Chance the Rapper Apologizes for Working With R. Kelly - NBC Chicago

Chance the Rapper Apologizes for Working With R. Kelly

A clip of an interview with Chance appeared in the new Lifetime series “Surviving R. Kelly.”

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    Under the Tucson Sun
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    SANTA MONICA, CA - SEPTEMBER 08: Chance the Rapper performs during XQ Super School Live, presented by EIF, at Barker Hangar on September 8, 2017 in Santa California. (Photo by Tommaso Boddi/Getty Images for EIF)

    Chance the Rapper has issued an apology for working with R. Kelly after a clip of an interview with him appeared in the new Lifetime series “Surviving R. Kelly.”

    Chance, who did not participate in the docu-series, wrote on Twitter Saturday that the quote used in the episode “was taken out of context.”

    “But the truth is any of us who ever ignored the R Kelly stories, or ever believed he was being setup/attacked by the system (as black men often are) were doing so at the detriment of black women and girls,” he wrote. “I apologize to all of his survivors for working with him and for taking this long to speak out.”

    In the new Lifetime series, a quote from a May interview Chance did with Cassius was included. In it, Chance can be heard saying “I didn’t value the accusers’ stories because they were black women… I made a mistake.”

    Chance faced criticism over the quote following the series’ release.

    But the Chicago rapper later shared the full interview clip, in which he talks about the opression he says black women face.

    “We’re programmed to really be hypersensitive to black male oppression. It’s just prevalent in all media…But black women are exponentially a higher oppressed and violated group of people, like just in comparison with the whole world,” he said in the clip. “Maybe I didn’t care because I didn’t value the accusers’ stories because they were black women.”

    Jamilah Lemieux, who conducted the interview with Chance in May, tweeted that “he spoke clearly and unequivocally in support of [black women] and the victims.”

    The six-part series “Surviving R. Kelly,” which describes decades of Kelly’s alleged sexual misconduct, aired last week on Lifetime. It features multiple women who have accused Kelly of sexual, mental, and physical abuse and includes interviews with Kelly’s brothers, the founder of the #MeToo movement, talk-show host Wendy Williams and singer John Legend.

    Kelly has previously denied any misconduct regarding accusations of sexual abuse, even detailing the claims in a song released last year.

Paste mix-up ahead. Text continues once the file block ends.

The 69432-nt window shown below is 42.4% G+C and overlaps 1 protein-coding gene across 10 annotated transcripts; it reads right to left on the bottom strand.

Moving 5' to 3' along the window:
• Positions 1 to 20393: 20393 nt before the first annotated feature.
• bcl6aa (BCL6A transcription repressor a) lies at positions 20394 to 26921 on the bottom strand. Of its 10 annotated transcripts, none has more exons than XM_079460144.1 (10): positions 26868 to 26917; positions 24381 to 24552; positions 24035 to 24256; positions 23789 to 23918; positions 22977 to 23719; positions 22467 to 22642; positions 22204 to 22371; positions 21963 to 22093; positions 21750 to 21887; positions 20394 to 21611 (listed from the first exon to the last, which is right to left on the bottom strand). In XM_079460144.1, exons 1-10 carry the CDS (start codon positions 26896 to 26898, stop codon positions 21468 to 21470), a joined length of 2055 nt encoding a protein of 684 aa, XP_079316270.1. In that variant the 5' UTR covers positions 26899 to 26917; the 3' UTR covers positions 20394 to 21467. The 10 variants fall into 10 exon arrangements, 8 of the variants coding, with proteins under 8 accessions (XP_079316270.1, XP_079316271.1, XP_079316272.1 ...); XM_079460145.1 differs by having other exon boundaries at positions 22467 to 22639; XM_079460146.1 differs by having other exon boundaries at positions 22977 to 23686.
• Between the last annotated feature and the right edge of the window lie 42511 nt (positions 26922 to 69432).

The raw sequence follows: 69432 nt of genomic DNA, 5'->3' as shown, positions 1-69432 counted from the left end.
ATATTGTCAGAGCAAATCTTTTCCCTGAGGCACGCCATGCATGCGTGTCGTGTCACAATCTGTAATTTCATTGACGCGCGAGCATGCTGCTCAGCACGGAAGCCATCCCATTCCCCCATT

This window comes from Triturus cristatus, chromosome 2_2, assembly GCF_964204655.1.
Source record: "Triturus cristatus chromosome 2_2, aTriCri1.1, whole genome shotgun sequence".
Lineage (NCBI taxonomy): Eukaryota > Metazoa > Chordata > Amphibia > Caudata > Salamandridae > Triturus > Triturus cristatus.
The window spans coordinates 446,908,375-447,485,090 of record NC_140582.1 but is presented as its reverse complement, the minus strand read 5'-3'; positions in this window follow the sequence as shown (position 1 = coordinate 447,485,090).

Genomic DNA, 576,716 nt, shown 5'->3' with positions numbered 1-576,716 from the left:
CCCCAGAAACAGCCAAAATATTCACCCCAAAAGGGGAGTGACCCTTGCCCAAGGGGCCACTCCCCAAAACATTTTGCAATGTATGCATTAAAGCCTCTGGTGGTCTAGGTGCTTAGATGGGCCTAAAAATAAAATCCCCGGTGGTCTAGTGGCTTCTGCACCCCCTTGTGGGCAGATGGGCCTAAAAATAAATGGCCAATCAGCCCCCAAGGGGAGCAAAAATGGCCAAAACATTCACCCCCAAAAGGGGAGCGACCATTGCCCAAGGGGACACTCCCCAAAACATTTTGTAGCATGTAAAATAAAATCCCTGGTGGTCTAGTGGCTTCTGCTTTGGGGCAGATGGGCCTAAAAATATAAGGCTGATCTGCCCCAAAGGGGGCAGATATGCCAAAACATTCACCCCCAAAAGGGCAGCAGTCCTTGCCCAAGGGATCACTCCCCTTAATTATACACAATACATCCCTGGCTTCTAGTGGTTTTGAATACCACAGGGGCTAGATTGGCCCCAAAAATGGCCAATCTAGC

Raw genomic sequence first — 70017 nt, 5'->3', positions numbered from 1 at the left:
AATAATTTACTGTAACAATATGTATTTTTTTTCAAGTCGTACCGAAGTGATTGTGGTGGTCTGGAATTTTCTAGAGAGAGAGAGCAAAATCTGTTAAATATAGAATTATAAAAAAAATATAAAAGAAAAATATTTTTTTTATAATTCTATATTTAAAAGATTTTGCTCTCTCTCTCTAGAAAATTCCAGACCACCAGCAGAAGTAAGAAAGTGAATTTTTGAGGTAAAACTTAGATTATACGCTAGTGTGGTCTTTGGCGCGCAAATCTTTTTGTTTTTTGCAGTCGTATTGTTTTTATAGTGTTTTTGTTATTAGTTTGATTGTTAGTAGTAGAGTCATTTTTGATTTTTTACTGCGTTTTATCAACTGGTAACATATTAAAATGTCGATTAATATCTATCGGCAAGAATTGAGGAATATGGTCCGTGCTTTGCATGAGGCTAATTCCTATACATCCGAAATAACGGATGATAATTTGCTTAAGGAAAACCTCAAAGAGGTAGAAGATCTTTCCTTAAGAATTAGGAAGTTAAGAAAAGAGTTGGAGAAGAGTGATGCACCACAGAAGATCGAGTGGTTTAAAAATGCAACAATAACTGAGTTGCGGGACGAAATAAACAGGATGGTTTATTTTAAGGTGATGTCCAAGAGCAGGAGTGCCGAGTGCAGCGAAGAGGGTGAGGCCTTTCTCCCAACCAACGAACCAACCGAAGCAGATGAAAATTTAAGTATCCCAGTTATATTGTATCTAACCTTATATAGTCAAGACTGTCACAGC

The embattled entertainer has long been accused of behavior that has ranged from questionable to potentially criminal. He was accused of child pornography after a widely circulated videotape appeared to show him having sex with, and urinating on, a teenage girl. He was acquitted of all charges in 2008 and continued to rack up hits and sell out stadiums around the country.

    Kelly, 51, is one of pop music's best-selling artists and his hits include "Ignition," ''I Believe I Can Fly," ''Step in the Name of Love" and "Bump N' Grind." He has also written hits for artists ranging from Celine Dion to Michael Jackson to Lady Gaga.

    In April, Kelly's concert in his hometown of Chicago was canceled around the time the Times' Up campaign took aim at the singer over the latest allegations. Weeks later, Spotify removed his music from its playlists, citing its new policy on hate content and hateful conduct.

    In May, a woman filed a lawsuit against Kelly, accusing the singer of sexual battery, knowingly infecting her with herpes and locking her in rooms for punishment.

    Chance the Rapper isn’t the only celebrity to speak out against Kelly in wake of the series release.

    After the first episode aired, Legend tweeted on Friday, "To everyone telling me how courageous I am for appearing in the doc, it didn't feel risky at all. I believe these women and don't give a f--- about protecting a serial child rapist. Easy decision."

    Last week, Jada Pinkett Smith posted on Instagram that she didn’t understand how “R Kelly’s music sales have spiked (substantially) since the release of the docuseries.”

    “I need some help in understanding,” she wrote. “What am I missing???”

    Neyo also posted Monday with the hashtag “MuteRKelly.”

    “There is NO excuse. Music is important. It really is. But it’s not more important than protecting our children, protecting our little girls. PERIOD,” he wrote.

    NBC News reached out to Kelly’s representatives about the series and they said they had no comment. Lifetime also did not immediately respond to a request for comment surrounding Chance’s quote.

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